Grieving The Loss Of A Child: Six Things That Everyone Needs To Know


People grieving is one of the hardest things to witness and when it is the loss of a child it is particularly devastating. It is a loss like no other and a pain that can be all-consuming for a time. What are the best ways to help someone through this process? Below are six things that parents grieving the loss of a child want you to know.

Love never dies and neither does grief.

It does not matter how many days, weeks, months, or years have passed since the death of a child. The love that a parent has for them extends beyond the grave.  They will spend the rest of their days loving their child that passed way too soon. In this way, their grief will never fully be gone either and it is important to recognize and honour this. Love and grief are the same. A parent who grieves their child is also a parent who loves them.

Never, ever tell a grieving parent to “Move on”.

Grieving a child is a lifetime process. A parent who loses their child will never get over it. It is not up to anyone around them to decide when their grief needs to end. Saying things like ‘It’s time to let go’ or ‘you need to move on now, it’s been long enough’ only causes more pain and are just downright hurtful. Those phrases are not for their benefit, they are said to make the person witnessing the parent’s grief bearable. Grieving someone’s death is natural and the loss of a child is no different. Sit with them in your discomfort, offer them a simple ‘I’m sorry’. Let them grieve and have the courage to sit with them.

Remember their child with them.

A parent who grieves for their child does not want the world to forget them. Even if it is painful in the beginning, they need to remember the child they lost. They need you to remember too. If you heard a song that their child used to sing, tell them. If you found an old picture of them, show it to the parent. Call them or help the parent celebrate their child’s birthday if they choose to make that a ritual. Pretending the child never existed to avoid grieving causes more problems and makes it that much worse in the long run.  There is no shame in remembering a child that was taken too soon.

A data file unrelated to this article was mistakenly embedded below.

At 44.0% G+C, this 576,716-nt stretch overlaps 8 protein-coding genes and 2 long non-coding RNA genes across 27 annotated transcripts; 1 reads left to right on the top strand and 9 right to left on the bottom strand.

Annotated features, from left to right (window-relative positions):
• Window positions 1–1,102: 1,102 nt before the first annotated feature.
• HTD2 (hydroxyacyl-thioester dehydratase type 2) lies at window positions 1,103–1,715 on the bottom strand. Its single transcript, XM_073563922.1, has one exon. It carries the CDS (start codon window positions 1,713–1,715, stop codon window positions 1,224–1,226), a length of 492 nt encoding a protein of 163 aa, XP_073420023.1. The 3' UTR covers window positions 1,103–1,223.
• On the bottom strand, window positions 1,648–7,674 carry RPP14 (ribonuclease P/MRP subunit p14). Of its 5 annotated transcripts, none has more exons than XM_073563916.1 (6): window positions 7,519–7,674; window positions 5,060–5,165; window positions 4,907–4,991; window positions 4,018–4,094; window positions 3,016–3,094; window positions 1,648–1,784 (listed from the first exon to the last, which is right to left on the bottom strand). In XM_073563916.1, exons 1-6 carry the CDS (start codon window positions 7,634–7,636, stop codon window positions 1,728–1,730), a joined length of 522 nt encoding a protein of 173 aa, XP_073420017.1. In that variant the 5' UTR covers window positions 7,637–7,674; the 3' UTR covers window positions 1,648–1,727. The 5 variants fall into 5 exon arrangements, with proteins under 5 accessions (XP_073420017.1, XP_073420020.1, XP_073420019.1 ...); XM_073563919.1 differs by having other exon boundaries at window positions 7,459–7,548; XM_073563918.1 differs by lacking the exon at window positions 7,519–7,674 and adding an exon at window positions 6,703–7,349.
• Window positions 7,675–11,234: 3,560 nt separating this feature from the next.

The holidays are hard.

No matter how many years have passed after the loss of a child, the holidays still feel empty and weird without them. Grieving parents will retreat to a corner in their mind and imagine what their child would be doing at this very moment and what they would look like now. A parent who grieves the loss of the child may need to retreat from the festivities to have a cry or some solitude to remember their missing child. Please understand that this is a necessary thing and make space for it in your holiday plans.

Bereaved parents share a bond like no other.

No matter how close you and your best friend are, parents who lose a child are even more tightly bound. When a parent loses a child, their grieving is a mostly solitary process, and no matter how different the story and the people involved another parent grieving or a roomful of them understands that process better than anyone else. It links them together in a way that people who do not experience this trauma do not fully comprehend.

Grieving parents are forever changed.

When a child dies, so does a part of that parent. They will forever and always be changed by their loss.  They will heal eventually and pick up the pieces. They will eventually find a new normal. Please understand that they will be different though. Grief forever changes someone.

Grieving the loss of a child is one of the hardest things to bear.  These six tips hopefully give a little insight into how bereaved parent is feeling. Remember, grieving is healthy. Let them take as long as they need.


About the Author

Katherine Rundell is a relationship writer at and She writes articles about life challenges and is also a skilled proofreader at writing service.